Food Loss : The Ignored Elephant in the Room

According to current estimates, India’s total population will reach 1.45 billion by 2028, similar to China’s, and 1.7 billion by 2050. Given that India is already struggling to feed its population, its current food crisis could worsen significantly in the coming decades. According to the 2015 Global Hunger Index (GHI), India ranks 80th, out of the 104 hungriest countries, significantly worse than neighbouring Nepal (58th), Sri Lanka (69th) and Bangladesh (73rd). This makes food loss and waste a critical action item for India.

India as well as large parts of the world suffers from hunger and malnutrition. Not only does it hurt the conscience but it also has financial costs in terms of lost revenue as well an environmental cost since food waste in landfills also contributes to global warming.

We tend to think of food waste as merely as unconsumed food. However, food waste can be seen in a much wider context. FAO recognises the following sources of food waste:

1. Agricultural production: losses due to mechanical damage and/or spillage during harvest operation (e.g., threshing or fruit picking), crops sorted out post-harvest, etc.

2. Post-harvest handling and storage: including losses due to spillage and degradation during handling, storage and transportation between farm and distribution.

3. Processing: including losses due to spillage and degradation during industrial or domestic processing, e.g., juice production, canning and bread baking. Losses may occur when crops are sorted out if not suitable to process or during washing, peeling, slicing and boiling or during process interruptions and accidental spillage.

4. Distribution: including losses and waste in the market system, at e.g. wholesale markets, supermarkets, retailers and wet markets.

5. Consumption: including losses and waste during consumption at the household level.
What is the world doing about food waste?
Although consumption accounts for only about 22% of the food waste the focus on consumption level food waste is mainly because it contributes roughly 37% of the carbon footprint across the supply chain. This is the highest is the entire supply chain. Due to wasteful food distribution and consumption patterns in high income countries per capita food waste footprint on climate in high income countries is more than double that of low income countries.

United Nations Sustainable Development Goal 12 (SDG 12) on “Ensuring sustainable consumption and production patterns” includes a specific food waste reduction target: “by 2030, to halve per capita global food waste at the retail and consumer levels and reduce food losses along production and supply chains, including post-harvest losses”. Thus, countries and companies need to get their act together so that these goals become achievable.

Many international initiatives are also working towards this.

The Champions 12.3, is coalition of executives from governments, businesses, international organisations, research institutions, farmer groups, and civil society dedicated to inspiring ambition, mobilising action, and accelerating progress toward achieving SDG Target 12.3 by 2030.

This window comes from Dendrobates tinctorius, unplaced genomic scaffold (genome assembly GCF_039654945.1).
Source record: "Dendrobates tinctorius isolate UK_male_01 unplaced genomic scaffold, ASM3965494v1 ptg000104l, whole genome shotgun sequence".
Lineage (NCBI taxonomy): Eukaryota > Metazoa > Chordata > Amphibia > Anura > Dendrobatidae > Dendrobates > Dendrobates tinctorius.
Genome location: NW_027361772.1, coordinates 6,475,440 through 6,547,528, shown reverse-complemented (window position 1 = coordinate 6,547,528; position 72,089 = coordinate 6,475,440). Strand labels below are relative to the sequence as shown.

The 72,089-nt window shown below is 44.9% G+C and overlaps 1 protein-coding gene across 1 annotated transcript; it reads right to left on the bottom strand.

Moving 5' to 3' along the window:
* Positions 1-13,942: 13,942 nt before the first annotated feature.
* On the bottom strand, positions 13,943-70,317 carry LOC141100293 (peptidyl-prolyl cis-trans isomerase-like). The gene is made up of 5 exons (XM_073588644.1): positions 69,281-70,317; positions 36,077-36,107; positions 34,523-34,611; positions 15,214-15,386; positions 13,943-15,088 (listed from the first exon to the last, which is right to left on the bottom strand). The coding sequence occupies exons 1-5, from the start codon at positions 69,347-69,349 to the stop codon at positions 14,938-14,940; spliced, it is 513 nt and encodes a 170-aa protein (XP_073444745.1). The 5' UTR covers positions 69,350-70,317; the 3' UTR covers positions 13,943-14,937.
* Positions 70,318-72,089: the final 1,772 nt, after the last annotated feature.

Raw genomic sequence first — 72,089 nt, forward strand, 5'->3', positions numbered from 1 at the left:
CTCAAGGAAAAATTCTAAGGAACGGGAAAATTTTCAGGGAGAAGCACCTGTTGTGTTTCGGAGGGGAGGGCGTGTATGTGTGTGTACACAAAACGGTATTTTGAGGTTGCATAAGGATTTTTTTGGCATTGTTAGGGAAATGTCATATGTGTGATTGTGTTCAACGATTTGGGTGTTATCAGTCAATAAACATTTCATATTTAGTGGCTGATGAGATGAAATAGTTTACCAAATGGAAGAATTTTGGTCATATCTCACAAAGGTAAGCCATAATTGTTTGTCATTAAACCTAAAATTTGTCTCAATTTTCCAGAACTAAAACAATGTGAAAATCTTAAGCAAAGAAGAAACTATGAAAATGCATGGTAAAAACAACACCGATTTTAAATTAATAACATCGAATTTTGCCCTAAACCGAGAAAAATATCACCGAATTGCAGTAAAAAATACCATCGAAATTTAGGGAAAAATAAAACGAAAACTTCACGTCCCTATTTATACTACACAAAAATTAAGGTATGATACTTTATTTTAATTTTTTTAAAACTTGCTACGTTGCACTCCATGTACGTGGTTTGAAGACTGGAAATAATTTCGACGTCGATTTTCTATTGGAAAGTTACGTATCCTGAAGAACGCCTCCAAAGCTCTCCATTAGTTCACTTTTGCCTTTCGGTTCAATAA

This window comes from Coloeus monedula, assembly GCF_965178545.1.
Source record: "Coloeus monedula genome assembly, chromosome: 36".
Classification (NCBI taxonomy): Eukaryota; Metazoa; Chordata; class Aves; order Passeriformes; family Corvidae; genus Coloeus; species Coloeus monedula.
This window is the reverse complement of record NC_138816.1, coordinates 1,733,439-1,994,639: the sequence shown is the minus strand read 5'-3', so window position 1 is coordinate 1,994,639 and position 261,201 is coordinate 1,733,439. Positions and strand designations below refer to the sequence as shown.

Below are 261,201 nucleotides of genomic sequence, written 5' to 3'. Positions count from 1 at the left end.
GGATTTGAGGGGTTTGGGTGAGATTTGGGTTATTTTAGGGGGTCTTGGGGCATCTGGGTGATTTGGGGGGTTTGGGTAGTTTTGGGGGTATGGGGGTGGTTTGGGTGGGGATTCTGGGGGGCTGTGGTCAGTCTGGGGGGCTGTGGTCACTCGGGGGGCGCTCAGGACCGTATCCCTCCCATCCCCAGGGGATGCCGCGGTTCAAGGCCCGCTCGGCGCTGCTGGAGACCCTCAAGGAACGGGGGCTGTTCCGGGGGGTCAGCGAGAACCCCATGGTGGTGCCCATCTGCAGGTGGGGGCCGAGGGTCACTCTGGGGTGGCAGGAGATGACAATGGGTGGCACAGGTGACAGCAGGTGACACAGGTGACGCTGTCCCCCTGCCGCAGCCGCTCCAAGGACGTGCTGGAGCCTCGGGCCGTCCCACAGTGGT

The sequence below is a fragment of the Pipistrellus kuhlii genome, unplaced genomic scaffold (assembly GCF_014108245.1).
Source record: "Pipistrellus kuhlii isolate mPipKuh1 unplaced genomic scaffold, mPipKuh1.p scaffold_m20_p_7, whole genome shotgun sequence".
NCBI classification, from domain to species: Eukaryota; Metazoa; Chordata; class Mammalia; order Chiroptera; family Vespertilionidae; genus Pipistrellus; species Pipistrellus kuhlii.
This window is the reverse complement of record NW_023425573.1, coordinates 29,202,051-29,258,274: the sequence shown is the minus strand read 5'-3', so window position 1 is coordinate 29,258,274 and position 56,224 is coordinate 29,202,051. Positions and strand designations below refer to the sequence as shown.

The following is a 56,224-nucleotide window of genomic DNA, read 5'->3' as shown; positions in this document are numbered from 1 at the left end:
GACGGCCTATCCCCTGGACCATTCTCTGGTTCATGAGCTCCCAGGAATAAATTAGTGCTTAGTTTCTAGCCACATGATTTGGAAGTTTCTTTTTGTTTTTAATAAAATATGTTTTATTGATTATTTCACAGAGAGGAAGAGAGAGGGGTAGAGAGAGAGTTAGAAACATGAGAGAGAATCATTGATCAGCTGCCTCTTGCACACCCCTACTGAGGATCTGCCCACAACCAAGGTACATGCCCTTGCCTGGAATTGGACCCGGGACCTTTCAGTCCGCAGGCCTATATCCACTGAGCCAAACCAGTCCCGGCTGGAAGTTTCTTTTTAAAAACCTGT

Another initiative announced in Davos, is a $130 million project of the Rockefeller Foundation (also a member of Champions 12.3), which will largely target post-harvest spoilage of food in sub-Saharan Africa. Both the initiatives focus on farm-to-fork food waste – that is, food that’s lost or discarded along supply chains.

And, what about India?
It is seen that a high proportion of the food that India produces never reaches consumers. According to government estimates, food worth $8.3 billion, or nearly 40% of the total value of annual production, is wasted. This does not tell the full story. It is estimated that meat accounts for about 4% of food wastage but 20% of the costs, while 70% of fruit and vegetable output is wasted, accounting for 40% of the total cost . This results in higher prices food products.

Yet the attention to food loss and food waste in India has been close to nothing. Indian companies have a lot to gain by reducing losses in their supply chain. Some of the efforts could be focussed on:

Infrastructure: Invest in quality storage and transportation in a manner that keeps food safe and improves speed to consumer. For instance instead of keeping food in jute bags that do not keep away moisture or prevent rodents low-cost storage bags can help reduce this loss. There is also a need for small, low cost, multipurpose storage units made from locally available materials. Companies can adopt these practices and also encourage others to do the same.

Improve/Develop cold chains: Build modern food chains that reduce food wastage due to rotting and damage. This will make more food available to all. This may have an added advantage of helping reduce food price by increasing their supply. This is where companies are already doing some work but much more needs to be done.

Processing: Efforts should be made to reduce food loss during processing. A small change here can reap rich dividends. This is an area that can help companies by reducing costs as well as contributing to society.

Information management and planning: There is a need for mobile based system that will aid farmers in making decisions using inputs like; what other farmers are doing, weather forecasts, local and global demand and supply projections. This would tame the effects of oversupply of certain foods and their loss due to non-saleability. This is a large opportunity waiting for mobile, internet and data analytics companies to come together and aid society.

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Written by : Namrata Rana and Utkarsh Majmudar